In SOD patients, endoscopic sphincterotomy is associated with a high rate of acute post-procedure pancreatitis (up to 20% of cases). To reduce such a risk, endoscopic techniques have been used (pancreatic duct stenting after biliary or pancreatic sphincterotomy and naso-pancreatic drainage after pancreatic sphincterotomy) to limit this complication.
Clinical improvement after sphincterotomy has been reported in 55%-95% of patients, depending on the type of SOD, according to the modified Hogan-Geenen classification system, and manometric recordings. Nineteen studies have been published, including up to 237 patients, with follow-up ranging from a mean of three months to five years[71,72]. Favorable outcomes are highest in type I SOD: in these patients improvement was reported in 83%-100% of cases. In type II SOD patients, with functional sphincter disorder, long-term symptom relief was reported in up to 79%, depending on whether manometry was abnormal (best results) or normal. In patients without documented SO abnormalities, intra-sphincteric botulin toxin injection could be considered before sphincterotomy and might help identify a transient SOD undetected by functional tests. Since botulin toxin induces sphincter relaxation lasting no more than three months, however, it should be use to predict those most likely to benefit from endoscopic sphincterotomy, in patients with recurrent pancreatitis with normal morpho-functional findings. This approach is adopted in only a few centers.
Compared to biliary sphincterotomy alone, dual sphincterotomy has been shown to have significantly better outcomes in the majority of studies, even if in a recent study dual sphincterotomy and biliary sphincterotomy had similar effects in preventing recurrence of acute pancreatitis.
Endoscopic sphincterotomy may fail to achieve symptom relief in documented SOD in the following conditions: (1) biliary sphincterotomy has been inadequate or re-stenosis has occurred. Sphincterotomy should be revised; if no ‘‘cutting space’’ remains balloon dilation should be considered; (2) pancreatic sphincter has residual abnormal basal pressure. A persistent elevated basal pressure of the pancreatic sphincter has been reported in approximately 90% of patients with persistent pain or pancreatitis after biliary sphincterotomy. Endoscopic pancreatic sphincterotomy achieves symptomatic improvement in 60%-90% of these patients. As an alternative, if pancreatic sphincterotomy has not been done, an empirical therapeutic approach may be attempted by placing a small-caliber (5-7 F) pancreatic stent; the stent may be effective and helps to predict whether there is any persisting outflow obstruction. However, in a normal pancreas pancreatic stenting induces chronic pancreatitis-like ductal changes and should therefore be done only for a short period (no longer than three months); moreover, few published data on pancreatic stenting for SOD are available and most of them so far are disappointing; and (3) patients may fail to respond to sphincterotomy because they have chronic pancreatitis, even with an apparently normal pancreatogram. In these patients EUS may show parenchymal and ductal changes suggesting early-stage chronic pancreatitis.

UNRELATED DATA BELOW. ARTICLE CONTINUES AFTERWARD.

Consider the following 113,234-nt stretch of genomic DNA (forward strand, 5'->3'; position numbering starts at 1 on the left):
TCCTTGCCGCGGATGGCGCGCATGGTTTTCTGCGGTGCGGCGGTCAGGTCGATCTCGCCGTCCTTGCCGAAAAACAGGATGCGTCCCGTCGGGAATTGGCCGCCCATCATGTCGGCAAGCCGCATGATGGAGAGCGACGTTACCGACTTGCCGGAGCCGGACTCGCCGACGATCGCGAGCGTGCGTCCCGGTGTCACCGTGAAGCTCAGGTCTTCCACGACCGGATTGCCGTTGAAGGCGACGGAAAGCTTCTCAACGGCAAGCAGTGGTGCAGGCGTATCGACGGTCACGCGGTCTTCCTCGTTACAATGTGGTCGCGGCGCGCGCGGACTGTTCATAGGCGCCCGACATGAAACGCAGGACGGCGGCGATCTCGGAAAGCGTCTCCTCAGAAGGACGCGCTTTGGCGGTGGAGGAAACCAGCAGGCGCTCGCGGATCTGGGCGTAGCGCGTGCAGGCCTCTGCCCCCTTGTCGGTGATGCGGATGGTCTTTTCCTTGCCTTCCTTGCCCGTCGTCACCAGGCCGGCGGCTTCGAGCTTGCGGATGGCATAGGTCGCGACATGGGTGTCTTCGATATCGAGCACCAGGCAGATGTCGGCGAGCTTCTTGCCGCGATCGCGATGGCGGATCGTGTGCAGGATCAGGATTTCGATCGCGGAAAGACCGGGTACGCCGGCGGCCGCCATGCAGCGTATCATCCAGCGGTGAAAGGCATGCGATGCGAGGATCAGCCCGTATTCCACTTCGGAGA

The surgical approach most commonly used is transduodenal biliary sphincteroplasty with trans-ampullary septoplasty. Outcomes are similar to those of endoscopic sphincterotomy while complication rate and cost of care are higher, so the surgical approach for SOD has largely been replaced by endoscopic therapy.
Pancreas divisum is reported in about 20% of patients with ARP. Endoscopic and surgical therapy are comparably effective in 70%-90% so endoscopic therapy is preferred in most cases. It is still not clear whether endotherapy should be considered only when there is a dilated dorsal duct and whether it can prevent the risk of progression toward chronic pancreatitis. In cases with a non-dilated dorsal duct, the MRCP-S test may help detect some minor papilla malfunction and select the therapy.
Endoscopic therapy includes minor papilla sphincterotomy or stenting, or catheter dilation. In patients with dilated dorsal duct or abnormal function test, and no ductal strictures upstream of the minor papilla, sphincterotomy is the procedure of choice. After sphincterotomy, a short-term dorsal pancreatic duct stent placement is recommended to avoid post-procedure strictures and procedure-related complications. In cases without dorsal duct dilation or abnormalities and with a normal function test, dorsal pancreatic duct short-term stenting should be considered, to identify patients who can benefit from minor papilla sphincterotomy.
If pancreatitis still recurs after sphincterotomy, pancreatic stenting may be useful, with 7 F to 10 F stents depending on the dorsal duct dilation. If ductal strictures are documented, catheter dilation followed by stenting is the therapy of choice.
Although endoscopic therapy has been proved effective in a large percentage of cases, only one randomized controlled trial examined a small number of cases: in the treatment group, 9 out of 10 patients (90%) had no further episodes of acute pancreatitis during a three-year follow-up, while 6 of 9 patients (67%) who were randomized to no treatment had at least one episode. A still unsettled issue is whether a tendency towards chronic pancreatitis persists in pancreas divisum patients, even after successful treatment, and if so, why.
Any process preventing the free flow of pancreatic juice can lead to ARP. The lesions can be at the level of Vater’s papilla or around it, or in the pancreatico-biliary ductal system. Treatment aims to relieve the obstruction and re-establish the free flow.